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Exclusive: Data protection panel pushes for more liability for social media platforms

A Parliamentary panel deliberating on the personal data protection bill has recommended that social media companies need to be regulated like a publisher and not an intermediary — effectively proposing an end to the legal immunity they enjoy over third party content hosted on their platform, people aware of the matter said. 

Intermediaries, like social media companies, operate under what is called ‘safe harbour’, which essentially means that they cannot be held liable for content users post on their platform as long as the companies follow certain due diligence directions such as adhering to government content takedown requests, as prescribed under Section 69A of India’s Information Technology Act.

Publishers, like newspapers and news sites, on the other hand, are responsible for the content they publish since it does not involve external contributions or user content without checks. The idea is that they have a direct control over what gets printed or published on their platform, and therefore don’t have or need safe harbour protection for content. This is the fundamental difference between an intermediary and publisher. 

It is worth mentioning that safe harbour is an accepted norm across the democratic world and is a crucial piece of legislation which while saving platforms from undesirable legal action, also ensures that users can express themselves freely on these platforms. It is considered a crucial tenet to the right to free speech, besides enabling these platforms to grow to the giant scale that they have, by providing a universal operating condition.  

That also explains why most of the dominant platforms like Facebook, Twitter or Instagram have chosen to stay out of China, which refuses to allow such blanket protection or operations.  

The draft Personal Data Protection Bill, 2019 was referred to a Joint Parliamentary Committee (JPC) in 2019 which was tasked to come up with a report on its recommendations on the various provisions in the bill. A draft version of the report has been drafted, Entrackr has learnt.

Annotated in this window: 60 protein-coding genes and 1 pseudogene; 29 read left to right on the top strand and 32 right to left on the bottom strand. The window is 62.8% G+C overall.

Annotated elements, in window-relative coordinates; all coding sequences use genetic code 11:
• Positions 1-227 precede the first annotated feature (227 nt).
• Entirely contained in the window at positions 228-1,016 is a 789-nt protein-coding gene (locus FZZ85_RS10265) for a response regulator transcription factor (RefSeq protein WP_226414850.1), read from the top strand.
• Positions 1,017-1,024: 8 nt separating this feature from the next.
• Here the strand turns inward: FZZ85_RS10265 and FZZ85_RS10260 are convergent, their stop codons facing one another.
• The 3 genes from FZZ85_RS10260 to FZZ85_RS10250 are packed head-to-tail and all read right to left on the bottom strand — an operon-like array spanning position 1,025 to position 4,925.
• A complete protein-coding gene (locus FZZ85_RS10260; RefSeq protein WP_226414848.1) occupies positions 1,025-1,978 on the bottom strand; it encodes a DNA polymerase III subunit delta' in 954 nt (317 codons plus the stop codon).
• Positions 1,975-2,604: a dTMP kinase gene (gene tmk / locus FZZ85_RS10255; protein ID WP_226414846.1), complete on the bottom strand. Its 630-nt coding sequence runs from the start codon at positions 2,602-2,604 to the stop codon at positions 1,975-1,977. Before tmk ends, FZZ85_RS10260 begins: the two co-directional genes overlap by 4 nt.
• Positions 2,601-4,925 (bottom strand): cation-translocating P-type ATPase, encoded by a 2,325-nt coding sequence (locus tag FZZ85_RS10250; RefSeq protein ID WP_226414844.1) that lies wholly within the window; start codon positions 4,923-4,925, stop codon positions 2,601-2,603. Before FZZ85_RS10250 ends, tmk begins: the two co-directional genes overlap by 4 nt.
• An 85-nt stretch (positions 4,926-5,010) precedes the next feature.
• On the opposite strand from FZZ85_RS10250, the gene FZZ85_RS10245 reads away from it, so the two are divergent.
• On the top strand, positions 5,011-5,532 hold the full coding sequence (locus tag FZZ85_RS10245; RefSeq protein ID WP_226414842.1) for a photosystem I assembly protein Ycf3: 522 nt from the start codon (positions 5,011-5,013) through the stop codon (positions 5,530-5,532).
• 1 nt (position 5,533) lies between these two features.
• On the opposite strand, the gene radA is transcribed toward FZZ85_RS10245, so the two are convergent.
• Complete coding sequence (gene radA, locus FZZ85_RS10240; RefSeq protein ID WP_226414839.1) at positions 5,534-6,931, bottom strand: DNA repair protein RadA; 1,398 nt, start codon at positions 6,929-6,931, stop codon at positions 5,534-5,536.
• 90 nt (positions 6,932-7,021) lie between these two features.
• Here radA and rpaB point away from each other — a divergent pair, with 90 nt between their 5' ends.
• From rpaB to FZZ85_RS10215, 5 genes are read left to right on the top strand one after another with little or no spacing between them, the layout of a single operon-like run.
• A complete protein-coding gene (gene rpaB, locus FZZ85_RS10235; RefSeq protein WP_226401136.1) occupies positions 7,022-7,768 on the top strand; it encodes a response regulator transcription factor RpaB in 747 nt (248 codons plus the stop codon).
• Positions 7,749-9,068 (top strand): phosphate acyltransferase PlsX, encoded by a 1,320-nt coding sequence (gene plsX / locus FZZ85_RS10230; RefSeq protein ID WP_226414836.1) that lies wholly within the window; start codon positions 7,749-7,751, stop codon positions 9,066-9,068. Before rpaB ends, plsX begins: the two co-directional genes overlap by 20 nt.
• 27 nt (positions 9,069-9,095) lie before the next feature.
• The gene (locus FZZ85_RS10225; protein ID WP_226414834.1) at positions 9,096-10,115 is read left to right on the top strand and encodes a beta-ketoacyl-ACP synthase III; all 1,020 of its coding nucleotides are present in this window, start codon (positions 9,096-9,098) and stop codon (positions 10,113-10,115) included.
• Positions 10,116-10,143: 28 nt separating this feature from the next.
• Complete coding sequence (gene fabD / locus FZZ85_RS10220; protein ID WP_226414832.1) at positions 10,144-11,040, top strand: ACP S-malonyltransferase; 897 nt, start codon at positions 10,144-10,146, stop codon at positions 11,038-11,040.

“In this draft report, the committee has recommended creating a mechanism to hold social media platforms responsible for ‘unverified content’ on their platforms,” a person with direct knowledge of the report’s contents told Entrackr on condition of anonymity since the report is currently confidential.

“Once application for verification is submitted with necessary documents, the social media intermediaries must mandatorily verify the account and they must be held accountable for the content dissemination by unverified accounts,” the draft report which was read out to Entrackr states.

However, it is not clear why a panel dealing with a data protection bill is making recommendations on regulating social media intermediaries. 

While removing the safe harbour condition seems almost impossible to execute considering the sheer volume of content involved in large social media platforms, the only other alternative that has been proposed in passing till date, to verify each individual user, has also been ignored thus far for the sheer KYC spiral it could send most of these platforms on. 

Removing safe harbour protection would make it impossible for platforms like Facebook and Twitter to function in the country, without changing the very nature of these platforms. Facebook declined to comment on our queries, Twitter did not respond to an immediate request for comment. 

While this is still a recommendation made by the JPC in a draft report, it marks a significant shift from general safe harbour norms accepted around the world, including in India. 

The 2015 Shreya Singhal judgement, considered to be a landmark judgement by the Supreme Court for free speech, had clearly established that online intermediaries, like social media platforms, are only obligated to take down content on receiving an order from a court or government authority.

However, several recent events have led governments across the world to rethink safe harbour. The recent revelations by Facebook whistleblowers about how the platform’s algorithms allegedly let hate speech thrive with little to no consequences for the company have reignited the debate on whether safe harbour should be curtailed to some extent and companies be held more accountable. 

That, however, is a difficult balancing act. As governments put pressure on social media companies to regulate speech, it, in turn, increases platforms’ propensity to come down hard on legitimate free speech, often stifling important and critical voices in the process. 

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